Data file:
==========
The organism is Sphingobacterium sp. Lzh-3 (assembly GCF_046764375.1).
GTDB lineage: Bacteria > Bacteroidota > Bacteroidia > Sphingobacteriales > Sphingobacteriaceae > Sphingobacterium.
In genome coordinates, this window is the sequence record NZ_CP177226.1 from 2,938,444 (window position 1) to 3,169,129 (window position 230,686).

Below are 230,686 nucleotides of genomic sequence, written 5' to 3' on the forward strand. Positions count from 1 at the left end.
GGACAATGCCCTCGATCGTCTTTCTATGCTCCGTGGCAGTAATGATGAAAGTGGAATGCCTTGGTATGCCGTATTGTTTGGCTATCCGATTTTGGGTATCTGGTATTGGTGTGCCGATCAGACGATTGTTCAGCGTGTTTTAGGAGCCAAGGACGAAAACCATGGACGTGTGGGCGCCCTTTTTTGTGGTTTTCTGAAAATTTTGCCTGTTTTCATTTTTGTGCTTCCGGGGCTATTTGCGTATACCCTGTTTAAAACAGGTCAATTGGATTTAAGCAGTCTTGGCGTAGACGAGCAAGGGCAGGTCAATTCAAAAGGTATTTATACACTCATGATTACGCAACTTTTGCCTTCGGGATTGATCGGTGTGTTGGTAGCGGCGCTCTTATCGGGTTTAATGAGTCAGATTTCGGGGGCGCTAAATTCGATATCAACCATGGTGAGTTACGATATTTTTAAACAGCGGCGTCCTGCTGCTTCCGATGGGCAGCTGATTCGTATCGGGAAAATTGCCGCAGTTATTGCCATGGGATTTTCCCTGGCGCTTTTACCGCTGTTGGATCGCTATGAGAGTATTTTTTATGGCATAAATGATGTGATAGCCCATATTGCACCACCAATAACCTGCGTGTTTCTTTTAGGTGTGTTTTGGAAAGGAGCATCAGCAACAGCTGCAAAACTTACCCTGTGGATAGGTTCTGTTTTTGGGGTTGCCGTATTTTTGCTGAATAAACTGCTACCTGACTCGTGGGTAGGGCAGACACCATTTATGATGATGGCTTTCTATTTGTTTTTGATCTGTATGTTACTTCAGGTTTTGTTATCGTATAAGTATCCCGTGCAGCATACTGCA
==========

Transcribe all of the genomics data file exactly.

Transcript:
The organism is Sphingobacterium sp. Lzh-3 (assembly GCF_046764375.1).
GTDB lineage: Bacteria > Bacteroidota > Bacteroidia > Sphingobacteriales > Sphingobacteriaceae > Sphingobacterium.
In genome coordinates, this window is the sequence record NZ_CP177226.1 from 2,938,444 (window position 1) to 3,169,129 (window position 230,686).

Below are 230,686 nucleotides of genomic sequence, written 5' to 3' on the forward strand. Positions count from 1 at the left end.
GGACAATGCCCTCGATCGTCTTTCTATGCTCCGTGGCAGTAATGATGAAAGTGGAATGCCTTGGTATGCCGTATTGTTTGGCTATCCGATTTTGGGTATCTGGTATTGGTGTGCCGATCAGACGATTGTTCAGCGTGTTTTAGGAGCCAAGGACGAAAACCATGGACGTGTGGGCGCCCTTTTTTGTGGTTTTCTGAAAATTTTGCCTGTTTTCATTTTTGTGCTTCCGGGGCTATTTGCGTATACCCTGTTTAAAACAGGTCAATTGGATTTAAGCAGTCTTGGCGTAGACGAGCAAGGGCAGGTCAATTCAAAAGGTATTTATACACTCATGATTACGCAACTTTTGCCTTCGGGATTGATCGGTGTGTTGGTAGCGGCGCTCTTATCGGGTTTAATGAGTCAGATTTCGGGGGCGCTAAATTCGATATCAACCATGGTGAGTTACGATATTTTTAAACAGCGGCGTCCTGCTGCTTCCGATGGGCAGCTGATTCGTATCGGGAAAATTGCCGCAGTTATTGCCATGGGATTTTCCCTGGCGCTTTTACCGCTGTTGGATCGCTATGAGAGTATTTTTTATGGCATAAATGATGTGATAGCCCATATTGCACCACCAATAACCTGCGTGTTTCTTTTAGGTGTGTTTTGGAAAGGAGCATCAGCAACAGCTGCAAAACTTACCCTGTGGATAGGTTCTGTTTTTGGGGTTGCCGTATTTTTGCTGAATAAACTGCTACCTGACTCGTGGGTAGGGCAGACACCATTTATGATGATGGCTTTCTATTTGTTTTTGATCTGTATGTTACTTCAGGTTTTGTTATCGTATAAGTATCCCGTGCAGCATACTGCA